Xantrex GT100-208 Grid-Tie InverterThe GT Commercial Series grid-tie inverter makes industrial-commercial power production affordable and attractive. These inverters have the highest efficiency of any large commercial inverters on the market. Xantrex GT inverters are available in sizes from 30 kW to 250 kW. The compact, 220-pound, 30 kW inverter is in a wall-mounted aluminum enclosure and requires a symmetrical array input (split array +/-180-500VDC). 100 kW and 250 kW inverters have pad-mounted epoxy-coated steel enclosures with integrated transformers and disconnects.

  • Connecting Your System to the Electricity Grid


    While renewable energy systems are capable of powering houses and small businesses without any connection to the electricity grid, many people prefer the advantages that grid-connection offers.

    A grid-connected system allows you to power your home or small business with renewable energy during those periods (diurnal as well as seasonal) when the sun is shining, the water is running, or the wind is blowing. Any excess electricity you produce is fed back into the grid. When renewable resources are unavailable, electricity from the grid supplies your needs, thus eliminating the expense of electricity storage devices like batteries.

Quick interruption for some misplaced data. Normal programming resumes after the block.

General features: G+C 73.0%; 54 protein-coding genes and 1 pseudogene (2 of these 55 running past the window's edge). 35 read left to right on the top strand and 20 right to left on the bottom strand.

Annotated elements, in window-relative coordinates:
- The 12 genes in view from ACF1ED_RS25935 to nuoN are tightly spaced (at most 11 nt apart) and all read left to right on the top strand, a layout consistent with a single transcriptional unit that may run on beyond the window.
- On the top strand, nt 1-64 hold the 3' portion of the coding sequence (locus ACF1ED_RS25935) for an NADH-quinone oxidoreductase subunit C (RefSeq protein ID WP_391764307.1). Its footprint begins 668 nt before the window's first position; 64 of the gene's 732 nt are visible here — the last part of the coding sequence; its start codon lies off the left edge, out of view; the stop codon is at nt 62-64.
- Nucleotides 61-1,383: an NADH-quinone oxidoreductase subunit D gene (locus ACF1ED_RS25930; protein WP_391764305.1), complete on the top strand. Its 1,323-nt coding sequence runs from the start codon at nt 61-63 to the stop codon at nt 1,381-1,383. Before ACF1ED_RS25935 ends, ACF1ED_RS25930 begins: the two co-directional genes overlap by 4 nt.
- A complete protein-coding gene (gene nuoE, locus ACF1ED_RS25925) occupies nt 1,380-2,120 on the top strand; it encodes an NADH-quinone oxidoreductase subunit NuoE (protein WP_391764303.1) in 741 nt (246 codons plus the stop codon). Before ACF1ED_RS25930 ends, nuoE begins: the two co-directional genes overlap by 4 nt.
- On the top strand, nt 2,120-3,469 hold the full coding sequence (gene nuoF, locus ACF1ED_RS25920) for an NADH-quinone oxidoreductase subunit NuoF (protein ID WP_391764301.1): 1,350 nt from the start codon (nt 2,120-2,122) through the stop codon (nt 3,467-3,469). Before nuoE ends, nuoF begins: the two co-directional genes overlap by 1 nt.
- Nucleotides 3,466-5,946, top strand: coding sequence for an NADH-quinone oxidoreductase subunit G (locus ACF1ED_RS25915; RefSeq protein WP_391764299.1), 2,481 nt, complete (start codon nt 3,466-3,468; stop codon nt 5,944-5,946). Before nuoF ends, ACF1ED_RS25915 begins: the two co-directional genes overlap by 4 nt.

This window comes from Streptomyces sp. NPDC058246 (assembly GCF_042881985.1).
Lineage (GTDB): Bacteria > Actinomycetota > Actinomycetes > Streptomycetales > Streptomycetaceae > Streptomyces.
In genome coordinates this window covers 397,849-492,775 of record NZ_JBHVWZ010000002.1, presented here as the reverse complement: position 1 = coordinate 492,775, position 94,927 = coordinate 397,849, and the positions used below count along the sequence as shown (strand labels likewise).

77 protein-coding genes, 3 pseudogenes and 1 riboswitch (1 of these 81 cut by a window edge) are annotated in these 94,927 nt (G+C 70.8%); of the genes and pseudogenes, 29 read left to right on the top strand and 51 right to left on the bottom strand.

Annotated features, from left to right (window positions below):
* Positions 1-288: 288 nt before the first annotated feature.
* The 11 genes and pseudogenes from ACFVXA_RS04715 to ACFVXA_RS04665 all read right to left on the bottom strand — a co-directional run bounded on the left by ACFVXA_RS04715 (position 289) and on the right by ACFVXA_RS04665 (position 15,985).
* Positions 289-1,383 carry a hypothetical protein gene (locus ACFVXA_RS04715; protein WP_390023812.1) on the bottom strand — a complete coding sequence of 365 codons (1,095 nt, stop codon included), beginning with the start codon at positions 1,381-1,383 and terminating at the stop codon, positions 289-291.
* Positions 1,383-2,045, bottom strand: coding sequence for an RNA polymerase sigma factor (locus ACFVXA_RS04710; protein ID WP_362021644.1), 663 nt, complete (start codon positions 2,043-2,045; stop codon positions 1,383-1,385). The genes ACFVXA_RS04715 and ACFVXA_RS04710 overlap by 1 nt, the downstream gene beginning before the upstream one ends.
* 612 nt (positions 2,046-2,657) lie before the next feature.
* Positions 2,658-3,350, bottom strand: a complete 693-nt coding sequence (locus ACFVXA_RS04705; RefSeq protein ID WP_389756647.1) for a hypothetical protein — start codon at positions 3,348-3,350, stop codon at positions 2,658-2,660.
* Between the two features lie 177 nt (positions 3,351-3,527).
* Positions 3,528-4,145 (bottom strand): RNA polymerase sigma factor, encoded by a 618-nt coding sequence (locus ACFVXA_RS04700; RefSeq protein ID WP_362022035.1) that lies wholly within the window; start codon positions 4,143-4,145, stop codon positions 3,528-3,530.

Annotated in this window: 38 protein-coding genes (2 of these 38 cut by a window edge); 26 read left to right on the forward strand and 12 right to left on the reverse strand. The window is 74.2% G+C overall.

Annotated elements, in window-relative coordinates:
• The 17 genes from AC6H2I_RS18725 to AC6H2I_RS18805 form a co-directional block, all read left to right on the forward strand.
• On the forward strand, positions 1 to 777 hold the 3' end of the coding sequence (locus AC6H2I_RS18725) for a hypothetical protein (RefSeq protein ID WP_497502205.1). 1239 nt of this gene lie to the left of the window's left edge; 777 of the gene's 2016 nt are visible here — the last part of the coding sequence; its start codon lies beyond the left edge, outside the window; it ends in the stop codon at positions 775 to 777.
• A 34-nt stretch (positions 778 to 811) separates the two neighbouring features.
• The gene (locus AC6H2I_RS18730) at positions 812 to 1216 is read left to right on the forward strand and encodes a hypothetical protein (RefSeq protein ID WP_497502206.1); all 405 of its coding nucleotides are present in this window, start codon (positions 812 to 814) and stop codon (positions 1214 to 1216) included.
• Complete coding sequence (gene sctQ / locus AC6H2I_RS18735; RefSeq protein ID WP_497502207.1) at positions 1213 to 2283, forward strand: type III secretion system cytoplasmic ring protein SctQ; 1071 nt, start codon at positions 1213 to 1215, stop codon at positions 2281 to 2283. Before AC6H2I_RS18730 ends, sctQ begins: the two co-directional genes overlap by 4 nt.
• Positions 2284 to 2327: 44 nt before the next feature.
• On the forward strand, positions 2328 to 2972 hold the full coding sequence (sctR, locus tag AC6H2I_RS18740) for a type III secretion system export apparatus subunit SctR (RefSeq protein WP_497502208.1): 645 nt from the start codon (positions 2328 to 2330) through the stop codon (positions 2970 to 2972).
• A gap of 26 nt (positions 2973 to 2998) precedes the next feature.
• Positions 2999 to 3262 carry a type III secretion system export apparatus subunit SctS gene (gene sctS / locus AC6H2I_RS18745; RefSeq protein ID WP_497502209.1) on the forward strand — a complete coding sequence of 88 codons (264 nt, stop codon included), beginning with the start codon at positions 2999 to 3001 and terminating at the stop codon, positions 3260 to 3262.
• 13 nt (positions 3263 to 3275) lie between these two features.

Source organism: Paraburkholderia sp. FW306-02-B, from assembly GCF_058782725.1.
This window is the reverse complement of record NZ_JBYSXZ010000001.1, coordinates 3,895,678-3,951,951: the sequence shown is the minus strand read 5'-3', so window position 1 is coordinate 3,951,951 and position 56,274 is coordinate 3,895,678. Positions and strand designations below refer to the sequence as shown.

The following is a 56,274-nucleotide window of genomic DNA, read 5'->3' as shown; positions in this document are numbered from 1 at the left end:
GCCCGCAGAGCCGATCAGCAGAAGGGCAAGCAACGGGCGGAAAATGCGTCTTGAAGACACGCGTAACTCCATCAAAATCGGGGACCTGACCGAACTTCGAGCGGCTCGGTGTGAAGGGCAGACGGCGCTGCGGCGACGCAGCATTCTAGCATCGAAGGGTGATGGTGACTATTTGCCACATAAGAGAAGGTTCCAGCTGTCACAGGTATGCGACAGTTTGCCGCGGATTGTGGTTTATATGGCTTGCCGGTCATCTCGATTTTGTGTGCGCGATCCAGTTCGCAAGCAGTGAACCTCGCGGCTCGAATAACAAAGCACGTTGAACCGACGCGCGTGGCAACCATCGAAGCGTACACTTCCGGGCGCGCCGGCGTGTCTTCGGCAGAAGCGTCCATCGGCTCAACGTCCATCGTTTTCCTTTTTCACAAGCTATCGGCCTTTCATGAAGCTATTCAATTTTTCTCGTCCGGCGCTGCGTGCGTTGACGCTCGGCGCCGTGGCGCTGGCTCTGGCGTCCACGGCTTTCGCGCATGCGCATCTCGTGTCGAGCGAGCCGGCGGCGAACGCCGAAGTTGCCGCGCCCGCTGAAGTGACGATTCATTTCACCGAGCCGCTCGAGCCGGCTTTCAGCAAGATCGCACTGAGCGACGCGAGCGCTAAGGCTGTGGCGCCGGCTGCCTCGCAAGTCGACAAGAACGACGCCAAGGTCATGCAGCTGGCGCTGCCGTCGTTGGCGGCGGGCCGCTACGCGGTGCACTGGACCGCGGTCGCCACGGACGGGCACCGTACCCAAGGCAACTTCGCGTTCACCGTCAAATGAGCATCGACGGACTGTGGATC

In addition, power providers (i.e., electric utilities) in most states allow net metering, an arrangement where the excess electricity generated by grid-connected renewable energy systems “turns back” your electricity meter as it is fed back into the grid. Thus, if you use more electricity than your system feeds into the grid during a given month, you pay your power provider only for the difference between what you used and what you produced.

    Your local system supplier or installer should know about and be able to help you meet the requirements from your community and power provider.